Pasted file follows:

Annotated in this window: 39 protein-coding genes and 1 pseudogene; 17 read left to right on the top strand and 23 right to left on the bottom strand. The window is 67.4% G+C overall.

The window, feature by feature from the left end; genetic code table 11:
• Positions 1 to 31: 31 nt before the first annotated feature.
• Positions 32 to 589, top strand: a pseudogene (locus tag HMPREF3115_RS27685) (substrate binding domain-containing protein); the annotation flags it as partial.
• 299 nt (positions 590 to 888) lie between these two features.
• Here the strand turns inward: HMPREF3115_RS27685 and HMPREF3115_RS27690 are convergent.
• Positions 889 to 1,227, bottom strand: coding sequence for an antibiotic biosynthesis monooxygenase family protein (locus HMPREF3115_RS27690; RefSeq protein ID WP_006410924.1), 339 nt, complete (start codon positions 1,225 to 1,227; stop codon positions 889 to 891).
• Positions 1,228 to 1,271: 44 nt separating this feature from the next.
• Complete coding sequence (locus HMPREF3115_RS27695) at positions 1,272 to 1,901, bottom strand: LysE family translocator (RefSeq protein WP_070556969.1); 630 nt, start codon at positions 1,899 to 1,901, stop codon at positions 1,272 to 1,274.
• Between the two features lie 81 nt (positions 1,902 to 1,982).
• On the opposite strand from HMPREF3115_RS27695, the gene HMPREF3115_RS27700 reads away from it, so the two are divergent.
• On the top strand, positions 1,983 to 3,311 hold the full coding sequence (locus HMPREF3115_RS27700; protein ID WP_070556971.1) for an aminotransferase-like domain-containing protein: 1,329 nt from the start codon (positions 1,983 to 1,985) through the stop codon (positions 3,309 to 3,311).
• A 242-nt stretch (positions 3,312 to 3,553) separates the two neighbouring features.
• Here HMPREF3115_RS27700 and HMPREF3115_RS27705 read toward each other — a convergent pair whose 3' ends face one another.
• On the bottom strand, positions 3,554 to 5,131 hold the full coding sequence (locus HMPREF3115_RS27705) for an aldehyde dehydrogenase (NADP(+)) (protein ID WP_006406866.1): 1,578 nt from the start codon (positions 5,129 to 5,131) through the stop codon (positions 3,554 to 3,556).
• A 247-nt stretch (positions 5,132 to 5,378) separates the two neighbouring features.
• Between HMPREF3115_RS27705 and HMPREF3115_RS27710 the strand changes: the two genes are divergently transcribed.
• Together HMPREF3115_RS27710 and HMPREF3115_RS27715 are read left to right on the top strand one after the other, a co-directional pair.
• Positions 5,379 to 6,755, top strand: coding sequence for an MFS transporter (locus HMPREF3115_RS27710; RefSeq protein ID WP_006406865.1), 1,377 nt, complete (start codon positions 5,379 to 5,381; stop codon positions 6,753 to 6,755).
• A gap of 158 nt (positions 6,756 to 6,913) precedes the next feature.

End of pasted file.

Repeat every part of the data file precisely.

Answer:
Annotated in this window: 39 protein-coding genes and 1 pseudogene; 17 read left to right on the top strand and 23 right to left on the bottom strand. The window is 67.4% G+C overall.

The window, feature by feature from the left end; genetic code table 11:
• Positions 1 to 31: 31 nt before the first annotated feature.
• Positions 32 to 589, top strand: a pseudogene (locus tag HMPREF3115_RS27685) (substrate binding domain-containing protein); the annotation flags it as partial.
• 299 nt (positions 590 to 888) lie between these two features.
• Here the strand turns inward: HMPREF3115_RS27685 and HMPREF3115_RS27690 are convergent.
• Positions 889 to 1,227, bottom strand: coding sequence for an antibiotic biosynthesis monooxygenase family protein (locus HMPREF3115_RS27690; RefSeq protein ID WP_006410924.1), 339 nt, complete (start codon positions 1,225 to 1,227; stop codon positions 889 to 891).
• Positions 1,228 to 1,271: 44 nt separating this feature from the next.
• Complete coding sequence (locus HMPREF3115_RS27695) at positions 1,272 to 1,901, bottom strand: LysE family translocator (RefSeq protein WP_070556969.1); 630 nt, start codon at positions 1,899 to 1,901, stop codon at positions 1,272 to 1,274.
• Between the two features lie 81 nt (positions 1,902 to 1,982).
• On the opposite strand from HMPREF3115_RS27695, the gene HMPREF3115_RS27700 reads away from it, so the two are divergent.
• On the top strand, positions 1,983 to 3,311 hold the full coding sequence (locus HMPREF3115_RS27700; protein ID WP_070556971.1) for an aminotransferase-like domain-containing protein: 1,329 nt from the start codon (positions 1,983 to 1,985) through the stop codon (positions 3,309 to 3,311).
• A 242-nt stretch (positions 3,312 to 3,553) separates the two neighbouring features.
• Here HMPREF3115_RS27700 and HMPREF3115_RS27705 read toward each other — a convergent pair whose 3' ends face one another.
• On the bottom strand, positions 3,554 to 5,131 hold the full coding sequence (locus HMPREF3115_RS27705) for an aldehyde dehydrogenase (NADP(+)) (protein ID WP_006406866.1): 1,578 nt from the start codon (positions 5,129 to 5,131) through the stop codon (positions 3,554 to 3,556).
• A 247-nt stretch (positions 5,132 to 5,378) separates the two neighbouring features.
• Between HMPREF3115_RS27705 and HMPREF3115_RS27710 the strand changes: the two genes are divergently transcribed.
• Together HMPREF3115_RS27710 and HMPREF3115_RS27715 are read left to right on the top strand one after the other, a co-directional pair.
• Positions 5,379 to 6,755, top strand: coding sequence for an MFS transporter (locus HMPREF3115_RS27710; RefSeq protein ID WP_006406865.1), 1,377 nt, complete (start codon positions 5,379 to 5,381; stop codon positions 6,753 to 6,755).
• A gap of 158 nt (positions 6,756 to 6,913) precedes the next feature.